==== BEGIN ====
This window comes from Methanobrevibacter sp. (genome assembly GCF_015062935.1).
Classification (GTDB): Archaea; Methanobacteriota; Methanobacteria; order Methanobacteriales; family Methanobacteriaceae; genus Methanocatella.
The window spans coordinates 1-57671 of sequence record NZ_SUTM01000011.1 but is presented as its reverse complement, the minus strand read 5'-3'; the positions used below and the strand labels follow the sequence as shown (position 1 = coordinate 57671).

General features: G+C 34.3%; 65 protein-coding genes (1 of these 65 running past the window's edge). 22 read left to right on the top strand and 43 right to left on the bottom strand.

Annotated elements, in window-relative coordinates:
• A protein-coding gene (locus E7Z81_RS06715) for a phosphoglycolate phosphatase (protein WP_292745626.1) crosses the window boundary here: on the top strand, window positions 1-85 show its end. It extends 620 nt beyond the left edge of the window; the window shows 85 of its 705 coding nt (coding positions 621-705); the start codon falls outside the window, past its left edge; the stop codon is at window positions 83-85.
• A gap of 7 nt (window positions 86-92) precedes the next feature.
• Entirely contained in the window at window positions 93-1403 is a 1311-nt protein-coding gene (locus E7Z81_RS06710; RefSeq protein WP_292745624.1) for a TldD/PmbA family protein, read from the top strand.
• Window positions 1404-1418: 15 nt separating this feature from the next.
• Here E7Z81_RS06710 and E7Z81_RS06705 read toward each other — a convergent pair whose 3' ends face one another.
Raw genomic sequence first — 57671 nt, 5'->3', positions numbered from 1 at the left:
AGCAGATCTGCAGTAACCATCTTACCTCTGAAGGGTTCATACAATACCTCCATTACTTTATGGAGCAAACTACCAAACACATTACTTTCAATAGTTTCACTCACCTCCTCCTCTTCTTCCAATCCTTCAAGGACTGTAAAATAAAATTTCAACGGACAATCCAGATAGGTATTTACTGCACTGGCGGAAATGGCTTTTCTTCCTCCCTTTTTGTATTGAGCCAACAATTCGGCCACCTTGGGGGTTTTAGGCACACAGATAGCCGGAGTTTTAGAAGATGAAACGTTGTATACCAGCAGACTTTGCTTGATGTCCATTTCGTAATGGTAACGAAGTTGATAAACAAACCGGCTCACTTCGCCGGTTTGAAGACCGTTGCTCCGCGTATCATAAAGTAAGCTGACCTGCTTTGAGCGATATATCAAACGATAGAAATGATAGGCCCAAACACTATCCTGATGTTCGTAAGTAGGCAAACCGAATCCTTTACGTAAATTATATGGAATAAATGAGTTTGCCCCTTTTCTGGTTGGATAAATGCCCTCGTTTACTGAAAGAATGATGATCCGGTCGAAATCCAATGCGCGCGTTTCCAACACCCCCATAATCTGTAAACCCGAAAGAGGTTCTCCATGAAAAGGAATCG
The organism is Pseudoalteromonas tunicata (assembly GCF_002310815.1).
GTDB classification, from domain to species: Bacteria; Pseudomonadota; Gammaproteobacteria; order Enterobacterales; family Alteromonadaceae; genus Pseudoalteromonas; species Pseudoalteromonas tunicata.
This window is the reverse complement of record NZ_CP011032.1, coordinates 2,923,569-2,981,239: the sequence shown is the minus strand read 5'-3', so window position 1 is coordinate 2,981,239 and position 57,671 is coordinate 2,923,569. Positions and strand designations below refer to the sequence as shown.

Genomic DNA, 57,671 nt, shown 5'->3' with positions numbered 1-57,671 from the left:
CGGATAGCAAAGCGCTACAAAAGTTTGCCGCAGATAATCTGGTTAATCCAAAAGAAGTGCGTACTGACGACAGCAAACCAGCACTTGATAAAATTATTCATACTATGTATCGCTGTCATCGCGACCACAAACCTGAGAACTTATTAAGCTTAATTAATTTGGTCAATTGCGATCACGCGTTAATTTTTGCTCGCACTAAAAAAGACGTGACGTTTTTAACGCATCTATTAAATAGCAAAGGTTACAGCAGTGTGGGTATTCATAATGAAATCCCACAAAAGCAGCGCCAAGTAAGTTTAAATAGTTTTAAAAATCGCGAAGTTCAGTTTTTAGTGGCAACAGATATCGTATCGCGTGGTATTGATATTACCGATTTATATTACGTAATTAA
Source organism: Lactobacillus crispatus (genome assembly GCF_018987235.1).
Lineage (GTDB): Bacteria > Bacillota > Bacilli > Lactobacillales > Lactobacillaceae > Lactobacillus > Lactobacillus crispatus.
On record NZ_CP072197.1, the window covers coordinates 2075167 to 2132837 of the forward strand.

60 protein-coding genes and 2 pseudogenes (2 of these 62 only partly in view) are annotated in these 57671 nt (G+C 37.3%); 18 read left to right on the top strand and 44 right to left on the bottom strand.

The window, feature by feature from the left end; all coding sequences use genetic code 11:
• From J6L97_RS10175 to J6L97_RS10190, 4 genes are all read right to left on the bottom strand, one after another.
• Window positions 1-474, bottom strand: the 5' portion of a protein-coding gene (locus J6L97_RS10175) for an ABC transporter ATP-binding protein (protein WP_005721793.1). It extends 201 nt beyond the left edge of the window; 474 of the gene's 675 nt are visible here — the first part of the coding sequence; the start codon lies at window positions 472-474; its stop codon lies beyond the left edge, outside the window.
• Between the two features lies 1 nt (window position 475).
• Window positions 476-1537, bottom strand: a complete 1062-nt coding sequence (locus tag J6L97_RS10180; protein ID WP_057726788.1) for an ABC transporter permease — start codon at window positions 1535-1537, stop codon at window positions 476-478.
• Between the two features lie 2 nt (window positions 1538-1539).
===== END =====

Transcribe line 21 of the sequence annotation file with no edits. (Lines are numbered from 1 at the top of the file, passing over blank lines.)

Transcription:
60 protein-coding genes and 2 pseudogenes (2 of these 62 only partly in view) are annotated in these 57671 nt (G+C 37.3%); 18 read left to right on the top strand and 44 right to left on the bottom strand.